A Buxton man may be among the first loggers in Maine to feel the sting of a state law that imposes tough new rules on forestry workers who have past convictions for cutting down trees illegally.
But Anthony P. Boisvert, 31, said he is the target of unfair enforcement by the Maine Forest Service and that the state’s new rules will effectively put him out of business.
The provision of the law that Boivert is criticizing was passed in 2013 and requires that any Maine logger who has been convicted twice in the previous five years of unlawfully cutting trees – such as harvesting the wrong timber or taking trees from the wrong side of a property line, for instance – go through extra steps before being allowed to resume logging.
Boisvert, who has been logging since he was a teenager and bought his first skidder after high school, has been convicted twice of unlawful tree-cutting, in 2015 and again in 2018, along with another civil violation for failing to notify the state of a commercial timber harvest.
Boisvert said those were honest mistakes or accidents and that he paid the landowners for the trees. And now the cost imposed by the new regulations may force him to leave the profession he loves, he said.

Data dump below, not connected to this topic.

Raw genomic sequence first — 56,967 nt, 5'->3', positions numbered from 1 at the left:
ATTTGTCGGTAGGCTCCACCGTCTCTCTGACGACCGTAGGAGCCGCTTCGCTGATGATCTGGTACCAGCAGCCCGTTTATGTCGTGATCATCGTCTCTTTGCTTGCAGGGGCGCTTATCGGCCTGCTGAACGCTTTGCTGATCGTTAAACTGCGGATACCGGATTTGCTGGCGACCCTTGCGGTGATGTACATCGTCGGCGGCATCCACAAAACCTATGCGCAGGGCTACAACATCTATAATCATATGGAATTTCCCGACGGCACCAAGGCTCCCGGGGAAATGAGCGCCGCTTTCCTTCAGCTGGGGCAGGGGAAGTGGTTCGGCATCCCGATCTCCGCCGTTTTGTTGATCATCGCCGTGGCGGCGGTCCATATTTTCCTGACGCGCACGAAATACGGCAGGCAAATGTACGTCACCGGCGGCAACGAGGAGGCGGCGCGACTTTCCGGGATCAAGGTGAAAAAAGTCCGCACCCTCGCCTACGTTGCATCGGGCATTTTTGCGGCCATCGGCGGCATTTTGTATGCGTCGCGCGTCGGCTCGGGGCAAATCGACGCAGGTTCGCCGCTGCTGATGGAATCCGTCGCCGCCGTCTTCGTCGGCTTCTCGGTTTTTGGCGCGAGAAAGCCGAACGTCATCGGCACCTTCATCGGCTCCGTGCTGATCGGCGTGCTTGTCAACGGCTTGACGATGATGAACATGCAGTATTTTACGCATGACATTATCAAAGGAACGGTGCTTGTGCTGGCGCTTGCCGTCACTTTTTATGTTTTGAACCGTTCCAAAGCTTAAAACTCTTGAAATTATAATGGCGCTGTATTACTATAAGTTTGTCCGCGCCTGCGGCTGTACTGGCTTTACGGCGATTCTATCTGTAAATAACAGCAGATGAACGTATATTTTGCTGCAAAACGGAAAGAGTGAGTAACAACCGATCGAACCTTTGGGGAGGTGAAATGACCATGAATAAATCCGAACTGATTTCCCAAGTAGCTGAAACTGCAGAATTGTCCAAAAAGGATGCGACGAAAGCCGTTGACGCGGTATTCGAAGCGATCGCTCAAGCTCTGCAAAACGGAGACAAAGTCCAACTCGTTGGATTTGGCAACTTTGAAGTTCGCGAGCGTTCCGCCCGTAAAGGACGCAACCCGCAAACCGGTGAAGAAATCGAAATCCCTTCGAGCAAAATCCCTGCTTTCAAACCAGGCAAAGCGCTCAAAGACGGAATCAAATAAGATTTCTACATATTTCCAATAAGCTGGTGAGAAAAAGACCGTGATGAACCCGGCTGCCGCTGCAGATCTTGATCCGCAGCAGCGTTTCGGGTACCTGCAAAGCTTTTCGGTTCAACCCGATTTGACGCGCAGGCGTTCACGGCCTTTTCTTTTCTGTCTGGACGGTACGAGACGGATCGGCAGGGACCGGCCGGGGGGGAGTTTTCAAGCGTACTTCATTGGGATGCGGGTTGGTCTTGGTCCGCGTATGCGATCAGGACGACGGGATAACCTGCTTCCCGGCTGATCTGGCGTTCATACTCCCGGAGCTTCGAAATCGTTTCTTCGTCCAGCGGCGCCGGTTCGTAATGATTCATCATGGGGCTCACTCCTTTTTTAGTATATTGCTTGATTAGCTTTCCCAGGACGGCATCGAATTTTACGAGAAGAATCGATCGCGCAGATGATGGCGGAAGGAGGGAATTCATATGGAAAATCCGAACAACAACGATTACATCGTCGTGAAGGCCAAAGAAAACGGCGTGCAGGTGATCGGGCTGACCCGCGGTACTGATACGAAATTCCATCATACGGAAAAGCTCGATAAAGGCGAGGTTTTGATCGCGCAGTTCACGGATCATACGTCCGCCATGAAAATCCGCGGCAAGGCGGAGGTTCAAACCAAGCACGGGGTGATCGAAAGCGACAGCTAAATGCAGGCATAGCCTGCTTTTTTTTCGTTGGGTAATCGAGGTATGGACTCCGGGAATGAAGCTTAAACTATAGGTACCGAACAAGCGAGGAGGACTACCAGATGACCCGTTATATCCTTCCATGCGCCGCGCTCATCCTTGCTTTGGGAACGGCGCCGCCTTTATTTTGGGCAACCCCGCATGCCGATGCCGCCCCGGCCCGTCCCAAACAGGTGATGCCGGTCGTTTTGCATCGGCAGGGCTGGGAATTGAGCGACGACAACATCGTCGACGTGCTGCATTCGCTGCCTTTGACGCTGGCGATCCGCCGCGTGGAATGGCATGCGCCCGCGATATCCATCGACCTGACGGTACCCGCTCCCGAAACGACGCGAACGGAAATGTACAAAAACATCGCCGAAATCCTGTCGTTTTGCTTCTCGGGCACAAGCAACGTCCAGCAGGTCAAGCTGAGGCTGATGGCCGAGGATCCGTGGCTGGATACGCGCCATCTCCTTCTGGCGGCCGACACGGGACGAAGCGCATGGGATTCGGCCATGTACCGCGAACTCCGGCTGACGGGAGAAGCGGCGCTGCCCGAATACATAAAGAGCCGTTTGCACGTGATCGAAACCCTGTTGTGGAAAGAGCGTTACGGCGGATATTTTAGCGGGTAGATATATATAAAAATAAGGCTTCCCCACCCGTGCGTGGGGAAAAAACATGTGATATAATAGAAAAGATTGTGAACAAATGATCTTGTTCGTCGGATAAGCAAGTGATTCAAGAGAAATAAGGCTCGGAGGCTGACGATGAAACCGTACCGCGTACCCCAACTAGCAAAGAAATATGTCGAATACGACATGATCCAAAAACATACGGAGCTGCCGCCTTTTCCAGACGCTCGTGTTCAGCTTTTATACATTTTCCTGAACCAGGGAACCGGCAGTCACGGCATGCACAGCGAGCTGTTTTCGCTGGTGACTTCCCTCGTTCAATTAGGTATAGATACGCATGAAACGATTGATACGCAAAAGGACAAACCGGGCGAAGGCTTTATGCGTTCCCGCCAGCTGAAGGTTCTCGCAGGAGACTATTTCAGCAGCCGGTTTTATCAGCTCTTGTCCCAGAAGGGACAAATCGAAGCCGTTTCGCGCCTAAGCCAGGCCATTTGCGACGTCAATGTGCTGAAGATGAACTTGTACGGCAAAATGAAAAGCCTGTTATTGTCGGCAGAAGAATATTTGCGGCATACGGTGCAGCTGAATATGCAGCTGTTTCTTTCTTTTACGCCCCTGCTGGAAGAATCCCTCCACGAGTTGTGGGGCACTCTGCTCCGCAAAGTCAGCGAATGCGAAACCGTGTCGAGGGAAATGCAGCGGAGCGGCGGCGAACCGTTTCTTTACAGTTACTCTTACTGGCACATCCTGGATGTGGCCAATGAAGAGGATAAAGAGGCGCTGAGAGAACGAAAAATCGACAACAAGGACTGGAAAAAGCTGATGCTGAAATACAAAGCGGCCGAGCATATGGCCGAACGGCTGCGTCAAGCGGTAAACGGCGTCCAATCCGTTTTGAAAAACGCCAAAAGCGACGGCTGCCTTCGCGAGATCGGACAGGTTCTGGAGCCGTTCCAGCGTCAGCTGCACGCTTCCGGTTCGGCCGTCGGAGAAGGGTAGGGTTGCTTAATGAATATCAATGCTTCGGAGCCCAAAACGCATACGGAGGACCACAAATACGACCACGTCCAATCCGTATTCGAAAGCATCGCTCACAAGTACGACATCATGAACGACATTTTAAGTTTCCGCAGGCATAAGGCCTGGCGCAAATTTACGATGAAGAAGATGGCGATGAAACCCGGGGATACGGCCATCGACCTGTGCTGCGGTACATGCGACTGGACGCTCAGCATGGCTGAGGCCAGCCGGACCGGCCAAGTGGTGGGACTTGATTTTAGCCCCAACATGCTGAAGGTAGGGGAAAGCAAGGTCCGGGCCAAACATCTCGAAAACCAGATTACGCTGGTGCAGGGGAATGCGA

“I’m a live-or-die logger,” said Boisvert, who learned in August that he was subject to the heightened rules when he received a stop-work order from the state. “For eight weeks, I haven’t worked. I feel like my whole world has been taken from me.”
In addition to the stricter regulations he must meet before taking on new work, Boisvert also is facing two pending counts of unlawful cutting of trees from a job he did in Scarborough in July. Boisvert said those charges were the result of the landowner not marking his property line correctly, leading Boisvert to cut trees that belonged to a neighbor and to the Saco Valley Land Trust, according to court records. There is no indication in court records of how many trees were improperly cut on either property.
Though that case has not yet been resolved, Boisvert already is running up against the tougher state rules. Anyone with two convictions within five years is now required by the Department of Conservation, Agriculture and Forestry to seek prior approval of each new logging job, submit their work contract with the landowner and secure a $500,000 insurance bond. Forestry officials have 30 days to approve each request to work, according to the rules.